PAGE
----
The first stage, like Galaxy Zoo, was classification. Post-quenched galaxies are rare but Galaxy Zoo Quench created a sample of 3,002 quenched galaxies and a control sample of the same number of non-quenched galaxies with a similar total stellar mass and redshift (the light from an object moving away from the observer appears to increase in wavelength shifting to the red end of the spectrum). 1,200 participants answered a series of questions helping to identify the characteristics of the galaxy’s morphologies. A smaller group of around 250 participants then started to analyze them using Zooniverse Tools.
There was a huge range in the ability and experience of the volunteers when it came to exploring the data. Some volunteers seemed to be immediately comfortable. Others needed guidance, which the science team provided via a series of tutorials and summaries of relevant scientific papers.
“Anecdotally, we have a mixture of people who have careers in a technical field but they were not astronomers,” says Trouille. “We have one person who has a really deep understanding of statistical analysis, so he has been an integral part of the research team. There’s quite a good population of stay-at-home mothers who have always been interested in science and if they have an hour here or there they get online.”
The citizen scientists spent several months exploring the data and sharing their findings with the salaried scientists and each other on the project’s discussion boards. Then one of them stumbled across something interesting.
“One of my favorite examples is someone who didn’t have a background in the technical side,” says Trouille. ”She posted one of our major plot results. The X axis is galaxy mass. The Y axis shows whether the galaxy has signatures of having collided with another galaxy. From her data you could see that there’s a very weird statistical difference between our post-quenched galaxy samples, especially at the higher mass end. Those galaxies have a much higher likelihood of having undergone a major merger. It’s a clear suggestion that major mergers are one mechanism for shutting off star formation.” The team is starting work on a research paper documenting their results.
One intruiging issue for future Zooniverse projects is how to best combine automated techniques like Machine Learning with human input, a field known as Social Computing. In fact, at least one Zooniverse project, Galaxy Zoo Supernova, has already automated itself out of existence.
“They would survey the sky every night with a telescope in Panama and they’d get about 50,000 candidates things which could be supernovae, “ says Smith. “They’d cull about 49,000 of those and were left with around a few hundred to a thousand every night. It was a mixture of supernovae, variable stars, asteroids. All of these things look like supernovae unless your algorithms are incredibly good, and they often rely on a lot of additional information. That project after about a year and a half put itself out of business, because the team used the dataset from the project to train their algorithms to behave like the Zoo project.”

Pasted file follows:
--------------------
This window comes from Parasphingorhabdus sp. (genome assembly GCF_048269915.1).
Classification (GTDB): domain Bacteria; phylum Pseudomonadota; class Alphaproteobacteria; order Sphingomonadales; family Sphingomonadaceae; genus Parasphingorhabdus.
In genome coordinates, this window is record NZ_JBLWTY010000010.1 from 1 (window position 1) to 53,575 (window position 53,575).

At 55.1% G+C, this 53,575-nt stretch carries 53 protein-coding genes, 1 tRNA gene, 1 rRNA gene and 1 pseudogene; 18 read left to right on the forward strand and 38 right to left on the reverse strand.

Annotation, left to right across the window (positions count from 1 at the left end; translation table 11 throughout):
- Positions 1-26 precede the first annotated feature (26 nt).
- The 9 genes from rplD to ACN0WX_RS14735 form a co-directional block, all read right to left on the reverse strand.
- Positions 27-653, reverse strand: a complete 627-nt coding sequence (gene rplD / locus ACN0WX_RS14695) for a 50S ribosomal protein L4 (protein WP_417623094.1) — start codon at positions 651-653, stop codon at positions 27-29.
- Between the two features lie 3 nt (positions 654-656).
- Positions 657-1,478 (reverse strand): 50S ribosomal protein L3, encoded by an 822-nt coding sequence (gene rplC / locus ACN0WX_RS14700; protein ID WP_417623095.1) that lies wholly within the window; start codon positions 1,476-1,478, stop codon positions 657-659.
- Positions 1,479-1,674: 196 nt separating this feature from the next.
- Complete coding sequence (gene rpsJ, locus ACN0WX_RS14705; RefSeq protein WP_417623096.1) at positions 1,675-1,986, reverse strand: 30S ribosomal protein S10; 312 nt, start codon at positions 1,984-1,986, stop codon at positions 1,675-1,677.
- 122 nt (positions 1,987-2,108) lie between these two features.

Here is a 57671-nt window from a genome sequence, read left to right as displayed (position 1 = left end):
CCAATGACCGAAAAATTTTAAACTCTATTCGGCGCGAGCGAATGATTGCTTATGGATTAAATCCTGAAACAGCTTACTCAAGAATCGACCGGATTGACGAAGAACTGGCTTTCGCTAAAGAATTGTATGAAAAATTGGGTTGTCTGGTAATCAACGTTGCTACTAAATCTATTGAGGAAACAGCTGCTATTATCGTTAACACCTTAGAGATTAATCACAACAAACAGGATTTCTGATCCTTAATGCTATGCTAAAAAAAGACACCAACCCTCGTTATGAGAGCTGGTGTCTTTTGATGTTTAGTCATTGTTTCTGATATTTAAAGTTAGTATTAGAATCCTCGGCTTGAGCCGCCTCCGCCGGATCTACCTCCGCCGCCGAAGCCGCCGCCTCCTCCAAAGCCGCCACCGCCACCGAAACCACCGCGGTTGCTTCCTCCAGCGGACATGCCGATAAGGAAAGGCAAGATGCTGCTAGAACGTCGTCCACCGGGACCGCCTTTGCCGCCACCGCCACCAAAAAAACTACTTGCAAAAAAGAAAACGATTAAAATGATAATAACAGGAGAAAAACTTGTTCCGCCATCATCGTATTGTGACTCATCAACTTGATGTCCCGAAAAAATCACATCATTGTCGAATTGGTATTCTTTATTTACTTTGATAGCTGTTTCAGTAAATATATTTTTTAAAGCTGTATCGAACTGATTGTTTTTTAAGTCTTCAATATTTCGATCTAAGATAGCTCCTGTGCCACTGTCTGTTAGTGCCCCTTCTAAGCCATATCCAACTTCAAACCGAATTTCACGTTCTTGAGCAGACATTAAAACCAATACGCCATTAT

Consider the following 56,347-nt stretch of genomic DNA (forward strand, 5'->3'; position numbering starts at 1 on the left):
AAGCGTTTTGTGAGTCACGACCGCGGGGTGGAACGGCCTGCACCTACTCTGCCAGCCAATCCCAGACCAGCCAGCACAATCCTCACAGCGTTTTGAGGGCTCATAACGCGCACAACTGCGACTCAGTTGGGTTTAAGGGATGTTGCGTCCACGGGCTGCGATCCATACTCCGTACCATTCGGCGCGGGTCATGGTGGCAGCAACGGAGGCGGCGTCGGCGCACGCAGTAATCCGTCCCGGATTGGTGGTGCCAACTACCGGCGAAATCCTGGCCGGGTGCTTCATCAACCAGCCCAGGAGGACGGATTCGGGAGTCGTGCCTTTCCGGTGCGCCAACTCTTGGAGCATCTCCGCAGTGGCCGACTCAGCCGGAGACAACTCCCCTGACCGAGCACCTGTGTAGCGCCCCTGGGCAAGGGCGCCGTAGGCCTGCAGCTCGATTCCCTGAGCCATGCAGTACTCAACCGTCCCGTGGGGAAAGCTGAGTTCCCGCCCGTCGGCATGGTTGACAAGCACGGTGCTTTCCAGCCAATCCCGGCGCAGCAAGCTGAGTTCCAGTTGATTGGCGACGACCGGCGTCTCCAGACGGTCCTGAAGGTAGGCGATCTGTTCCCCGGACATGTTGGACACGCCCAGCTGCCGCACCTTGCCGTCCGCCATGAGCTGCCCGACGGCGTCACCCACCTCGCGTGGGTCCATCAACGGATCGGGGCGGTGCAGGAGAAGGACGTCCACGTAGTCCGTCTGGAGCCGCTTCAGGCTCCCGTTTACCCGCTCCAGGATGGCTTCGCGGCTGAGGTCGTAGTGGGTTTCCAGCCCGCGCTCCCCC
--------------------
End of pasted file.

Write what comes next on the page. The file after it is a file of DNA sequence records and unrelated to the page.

There are some problems, however, machine and human brainpower can be combined to get the best results. The Planethunters project, for example, uses data from the Kepler satellite to find new planets. When a planet passes in front of a star, there’s a dip in the star’s brightness. There are accurate computer algorithms which can find elliptical planetary systems but citizen scientists have found more exotic objects like Planet Hunters 1 (PH1) which the computer algorithms didn’t recognize. “What’s definitely interesting for the future is the human computer interaction,” says Trouille. “You have your computer algorithms but then have human eyes look through the data to see what has been missed and teach the algorithms what the humans have learnt.”
Another strategy is to have an algorithm optimize the allocation of data to the human volunteers. A paper from Microsoft research used the original Galazy Zoo data but developed a dynamic model of the ability level and availability of the various volunteers to determine the optimal allocation of images to volunteers. The researchers estimated that the same classification fidelity could be achieved with only 25% of the classification events from the original project. Zooniverse plans to use the system, which is called CrowdSynth, in a future Zooniverse project.
But for now the focus of Galaxy Zoo Quench is to complete the last stage of its collaboration between citizen and salaried scientists by writing a scientific paper and having it accepted by a peer-reviewed journal. “As with any new experiment, you have no idea whether it’s going to work,” says Trouille, “whether people are interested, have the ability and motivation, so that’s been a very happy surprise, that there is clearly interest both on the science teams and very much on the public side to take part in the whole process of science.”